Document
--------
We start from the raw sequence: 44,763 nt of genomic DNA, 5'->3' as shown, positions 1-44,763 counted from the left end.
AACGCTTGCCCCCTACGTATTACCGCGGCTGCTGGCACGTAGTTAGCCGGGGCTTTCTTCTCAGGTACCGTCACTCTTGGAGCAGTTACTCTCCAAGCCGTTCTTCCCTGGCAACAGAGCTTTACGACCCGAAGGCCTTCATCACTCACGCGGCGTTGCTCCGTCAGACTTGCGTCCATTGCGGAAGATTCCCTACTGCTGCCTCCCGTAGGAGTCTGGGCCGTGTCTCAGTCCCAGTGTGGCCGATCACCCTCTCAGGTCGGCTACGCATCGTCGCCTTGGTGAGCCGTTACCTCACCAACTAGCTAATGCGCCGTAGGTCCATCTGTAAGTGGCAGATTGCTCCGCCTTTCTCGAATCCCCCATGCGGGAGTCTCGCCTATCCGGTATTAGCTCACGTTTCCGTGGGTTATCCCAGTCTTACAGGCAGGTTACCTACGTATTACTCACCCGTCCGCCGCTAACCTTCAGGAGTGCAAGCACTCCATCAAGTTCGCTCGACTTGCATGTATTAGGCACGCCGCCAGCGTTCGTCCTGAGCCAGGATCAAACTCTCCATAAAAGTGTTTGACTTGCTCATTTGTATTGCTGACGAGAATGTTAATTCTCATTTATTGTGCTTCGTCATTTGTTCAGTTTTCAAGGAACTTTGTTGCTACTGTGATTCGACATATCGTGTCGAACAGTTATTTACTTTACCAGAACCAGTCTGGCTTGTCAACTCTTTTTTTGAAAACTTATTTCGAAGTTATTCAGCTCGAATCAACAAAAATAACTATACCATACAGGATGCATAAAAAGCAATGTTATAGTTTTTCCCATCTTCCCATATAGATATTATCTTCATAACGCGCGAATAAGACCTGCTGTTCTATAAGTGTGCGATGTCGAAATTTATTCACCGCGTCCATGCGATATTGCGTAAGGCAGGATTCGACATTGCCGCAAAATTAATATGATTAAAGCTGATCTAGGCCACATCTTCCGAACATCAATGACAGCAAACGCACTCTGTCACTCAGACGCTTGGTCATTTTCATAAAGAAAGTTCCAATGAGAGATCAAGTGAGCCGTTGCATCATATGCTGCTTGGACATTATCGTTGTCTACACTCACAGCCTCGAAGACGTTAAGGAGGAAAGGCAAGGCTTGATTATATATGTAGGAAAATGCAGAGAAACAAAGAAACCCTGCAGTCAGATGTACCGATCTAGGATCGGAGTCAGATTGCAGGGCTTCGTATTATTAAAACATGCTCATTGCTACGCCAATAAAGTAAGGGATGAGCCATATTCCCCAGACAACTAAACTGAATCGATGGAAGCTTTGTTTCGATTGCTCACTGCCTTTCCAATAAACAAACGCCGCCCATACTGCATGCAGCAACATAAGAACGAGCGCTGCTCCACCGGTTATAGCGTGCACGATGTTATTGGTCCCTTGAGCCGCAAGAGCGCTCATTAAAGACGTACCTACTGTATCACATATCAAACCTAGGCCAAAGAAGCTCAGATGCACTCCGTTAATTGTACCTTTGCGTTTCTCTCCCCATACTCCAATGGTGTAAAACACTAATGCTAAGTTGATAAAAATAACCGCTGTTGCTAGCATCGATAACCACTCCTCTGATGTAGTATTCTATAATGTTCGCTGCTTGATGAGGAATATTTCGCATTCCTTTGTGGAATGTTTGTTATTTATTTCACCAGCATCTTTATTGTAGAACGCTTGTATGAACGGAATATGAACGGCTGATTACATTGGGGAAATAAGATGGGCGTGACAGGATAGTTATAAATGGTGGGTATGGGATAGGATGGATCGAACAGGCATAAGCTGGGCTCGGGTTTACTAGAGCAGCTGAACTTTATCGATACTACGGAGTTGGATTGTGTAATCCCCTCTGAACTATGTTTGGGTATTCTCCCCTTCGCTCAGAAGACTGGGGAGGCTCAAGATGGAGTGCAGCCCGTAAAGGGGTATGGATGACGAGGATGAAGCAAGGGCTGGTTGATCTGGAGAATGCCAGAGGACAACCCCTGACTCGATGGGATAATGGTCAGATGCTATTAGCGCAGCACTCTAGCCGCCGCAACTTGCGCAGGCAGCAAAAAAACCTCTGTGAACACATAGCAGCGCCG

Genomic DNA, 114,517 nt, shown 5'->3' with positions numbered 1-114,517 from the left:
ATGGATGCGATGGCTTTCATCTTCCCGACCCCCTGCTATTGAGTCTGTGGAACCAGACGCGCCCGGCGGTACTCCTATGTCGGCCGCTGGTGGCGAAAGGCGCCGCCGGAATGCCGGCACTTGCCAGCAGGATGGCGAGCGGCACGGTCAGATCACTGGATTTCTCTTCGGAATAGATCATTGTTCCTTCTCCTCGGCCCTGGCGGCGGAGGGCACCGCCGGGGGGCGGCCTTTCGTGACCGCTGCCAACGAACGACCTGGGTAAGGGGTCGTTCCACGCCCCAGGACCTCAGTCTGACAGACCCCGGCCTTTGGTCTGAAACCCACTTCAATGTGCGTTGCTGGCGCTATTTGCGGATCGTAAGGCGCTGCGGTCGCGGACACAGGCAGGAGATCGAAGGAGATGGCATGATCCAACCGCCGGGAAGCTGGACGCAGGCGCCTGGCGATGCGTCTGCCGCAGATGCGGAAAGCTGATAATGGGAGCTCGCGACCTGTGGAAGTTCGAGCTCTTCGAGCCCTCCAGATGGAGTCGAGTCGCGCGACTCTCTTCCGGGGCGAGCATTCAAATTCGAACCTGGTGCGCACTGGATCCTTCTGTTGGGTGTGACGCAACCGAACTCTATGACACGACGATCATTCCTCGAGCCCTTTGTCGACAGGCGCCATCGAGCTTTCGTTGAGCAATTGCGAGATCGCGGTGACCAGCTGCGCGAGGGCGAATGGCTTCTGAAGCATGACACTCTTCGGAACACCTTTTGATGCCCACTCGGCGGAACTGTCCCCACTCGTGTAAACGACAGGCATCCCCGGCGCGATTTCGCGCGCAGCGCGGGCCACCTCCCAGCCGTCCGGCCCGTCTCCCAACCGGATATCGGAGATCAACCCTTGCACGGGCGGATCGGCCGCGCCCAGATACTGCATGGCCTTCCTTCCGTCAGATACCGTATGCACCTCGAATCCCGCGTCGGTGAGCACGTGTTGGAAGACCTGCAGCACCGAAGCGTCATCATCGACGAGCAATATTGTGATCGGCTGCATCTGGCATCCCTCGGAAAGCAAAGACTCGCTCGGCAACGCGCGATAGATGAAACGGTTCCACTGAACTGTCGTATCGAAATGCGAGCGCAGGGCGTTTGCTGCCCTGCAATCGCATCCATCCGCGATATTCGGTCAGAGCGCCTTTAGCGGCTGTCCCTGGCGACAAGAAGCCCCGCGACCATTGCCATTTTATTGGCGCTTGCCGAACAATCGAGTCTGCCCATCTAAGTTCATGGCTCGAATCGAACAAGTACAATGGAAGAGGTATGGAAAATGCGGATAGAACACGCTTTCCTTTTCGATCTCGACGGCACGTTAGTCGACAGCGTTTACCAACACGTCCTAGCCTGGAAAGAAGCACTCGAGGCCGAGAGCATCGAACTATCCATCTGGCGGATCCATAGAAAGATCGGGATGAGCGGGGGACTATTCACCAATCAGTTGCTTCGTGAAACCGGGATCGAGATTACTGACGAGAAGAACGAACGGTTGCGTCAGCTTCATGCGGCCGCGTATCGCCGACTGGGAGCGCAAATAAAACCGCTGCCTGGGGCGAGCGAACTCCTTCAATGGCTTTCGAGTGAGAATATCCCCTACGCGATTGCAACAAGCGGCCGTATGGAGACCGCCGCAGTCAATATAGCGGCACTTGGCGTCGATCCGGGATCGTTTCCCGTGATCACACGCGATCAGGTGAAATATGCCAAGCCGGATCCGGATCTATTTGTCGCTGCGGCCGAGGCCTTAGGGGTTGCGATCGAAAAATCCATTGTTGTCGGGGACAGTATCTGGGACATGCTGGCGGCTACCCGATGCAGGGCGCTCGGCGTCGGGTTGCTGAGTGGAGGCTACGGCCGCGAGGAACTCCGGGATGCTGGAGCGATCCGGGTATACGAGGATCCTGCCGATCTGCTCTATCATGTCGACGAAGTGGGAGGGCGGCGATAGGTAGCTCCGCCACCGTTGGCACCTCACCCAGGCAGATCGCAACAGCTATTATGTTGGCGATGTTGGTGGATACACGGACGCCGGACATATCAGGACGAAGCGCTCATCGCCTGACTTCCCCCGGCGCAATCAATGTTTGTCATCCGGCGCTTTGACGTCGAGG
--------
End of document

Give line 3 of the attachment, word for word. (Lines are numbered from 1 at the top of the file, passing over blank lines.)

Genomic DNA, 114,517 nt, shown 5'->3' with positions numbered 1-114,517 from the left: